• anxiety
  • A drug commonly used to treat pain, epilepsy, anxiety and other brain health disorders may be associated with an increased risk of major birth defects, according to a study published in the May 18, 2016, online issue of Neurology┬«, the medical journal of the American Academy of Neurology. (blogspot.com)
  • Of the women taking pregabalin, 115 were taking it to treat neuropathic pain, 39 were taking it for psychiatric disorders, including depression, anxiety, bipolar disorder and psychosis, five were taking it for epilepsy and one was taking it for restless leg syndrome. (blogspot.com)
  • pregnancy
  • For the study, information was collected in seven countries from 164 women who took pregabalin during a pregnancy and 656 pregnant women who were not taking any anti-seizure drugs. (blogspot.com)
  • The women taking pregabalin were six times more likely to have a pregnancy with a major defect in the central nervous system than women who were not taking the drug, with four CNS defects out of 125 pregnancies, or 3.2 percent, compared to three CNS defects out of 570 pregnancies, or 0.5 percent. (blogspot.com)
  • For women, a major reason for exclusion is the possibility of pregnancy and the unknown risks to the fetus. (wikipedia.org)
  • example
  • For example, a risk-averse investor might choose to put his or her money into a bank account with a low but guaranteed interest rate, rather than into a stock that may have high expected returns, but also involves a chance of losing value. (wikipedia.org)
  • A person is said to be: risk-averse (or risk-avoiding) - if he or she would accept a certain payment (certainty equivalent) of less than $50 (for example, $40), rather than taking the gamble and possibly receiving nothing. (wikipedia.org)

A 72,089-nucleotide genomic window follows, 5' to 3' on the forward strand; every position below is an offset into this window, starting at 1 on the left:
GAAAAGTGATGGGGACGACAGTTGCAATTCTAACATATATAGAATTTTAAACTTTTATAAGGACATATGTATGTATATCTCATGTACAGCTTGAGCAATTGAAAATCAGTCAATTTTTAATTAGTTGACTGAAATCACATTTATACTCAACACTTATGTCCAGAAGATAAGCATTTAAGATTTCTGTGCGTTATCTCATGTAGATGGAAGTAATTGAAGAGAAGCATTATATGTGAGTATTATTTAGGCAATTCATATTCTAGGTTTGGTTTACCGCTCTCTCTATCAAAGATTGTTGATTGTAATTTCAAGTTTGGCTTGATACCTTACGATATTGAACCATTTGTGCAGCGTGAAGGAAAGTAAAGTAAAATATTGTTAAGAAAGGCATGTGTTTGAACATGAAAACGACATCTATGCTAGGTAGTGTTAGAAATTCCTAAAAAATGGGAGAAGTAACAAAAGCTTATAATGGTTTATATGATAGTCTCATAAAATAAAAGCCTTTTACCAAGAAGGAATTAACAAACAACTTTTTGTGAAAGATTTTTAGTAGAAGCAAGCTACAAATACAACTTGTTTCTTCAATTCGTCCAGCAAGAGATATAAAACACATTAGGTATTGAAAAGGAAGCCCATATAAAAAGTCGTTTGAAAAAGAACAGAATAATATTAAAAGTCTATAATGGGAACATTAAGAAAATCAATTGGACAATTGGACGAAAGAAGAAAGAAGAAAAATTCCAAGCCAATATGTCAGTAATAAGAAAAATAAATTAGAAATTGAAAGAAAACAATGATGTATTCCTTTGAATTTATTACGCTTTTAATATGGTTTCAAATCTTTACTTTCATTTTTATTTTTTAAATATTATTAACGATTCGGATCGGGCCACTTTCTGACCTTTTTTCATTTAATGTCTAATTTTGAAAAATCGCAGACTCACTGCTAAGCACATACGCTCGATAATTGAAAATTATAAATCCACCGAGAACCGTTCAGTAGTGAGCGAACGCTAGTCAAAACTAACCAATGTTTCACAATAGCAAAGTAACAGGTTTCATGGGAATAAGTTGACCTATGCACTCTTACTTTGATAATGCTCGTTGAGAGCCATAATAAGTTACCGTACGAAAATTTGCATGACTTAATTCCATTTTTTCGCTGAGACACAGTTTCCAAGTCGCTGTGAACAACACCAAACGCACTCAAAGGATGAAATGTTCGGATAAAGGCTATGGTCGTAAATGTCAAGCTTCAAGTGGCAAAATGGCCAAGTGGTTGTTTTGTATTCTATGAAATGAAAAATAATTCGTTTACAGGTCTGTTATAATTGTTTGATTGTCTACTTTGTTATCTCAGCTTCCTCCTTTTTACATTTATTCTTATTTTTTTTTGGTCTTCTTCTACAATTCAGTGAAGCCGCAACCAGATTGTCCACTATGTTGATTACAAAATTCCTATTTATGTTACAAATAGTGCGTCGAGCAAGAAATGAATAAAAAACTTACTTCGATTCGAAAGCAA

• risk-loving (or risk-seeking) - if he or she would accept the bet even when the guaranteed payment is more than $50 (for example, $60). (wikipedia.org)
  • For example: people believing that they are less at risk of being a crime victim, smokers believing that they are less likely to contract lung cancer or disease than other smokers, first-time bungee jumpers believing that they are less at risk of an injury than other jumpers, or traders who think they are less exposed to losses in the markets. (wikipedia.org)
  • issue
  • However, the global economic turbulence of 2009-2010 and the subsequent economic fragility and uncertainty enveloping much of the global economy, has begun to underscore how broad this issue really is. (voxeu.org)
  • In a recent special issue of the Journal of Asian Business , co-published by the University of Michigan's Center for International Business Education and Research (CBER) and the Asian Institute of Management Policy Center, we tried to shed light on some of the main channels through which the process of global rebalancing is possibly taking shape. (voxeu.org)
  • drugs
  • Seven of the 116 pregnancies in women taking anti-seizure drugs, or 6 percent, had major birth defects, compared to 12 of 580 pregnancies, or 2 percent, in women who did not take the drug. (blogspot.com)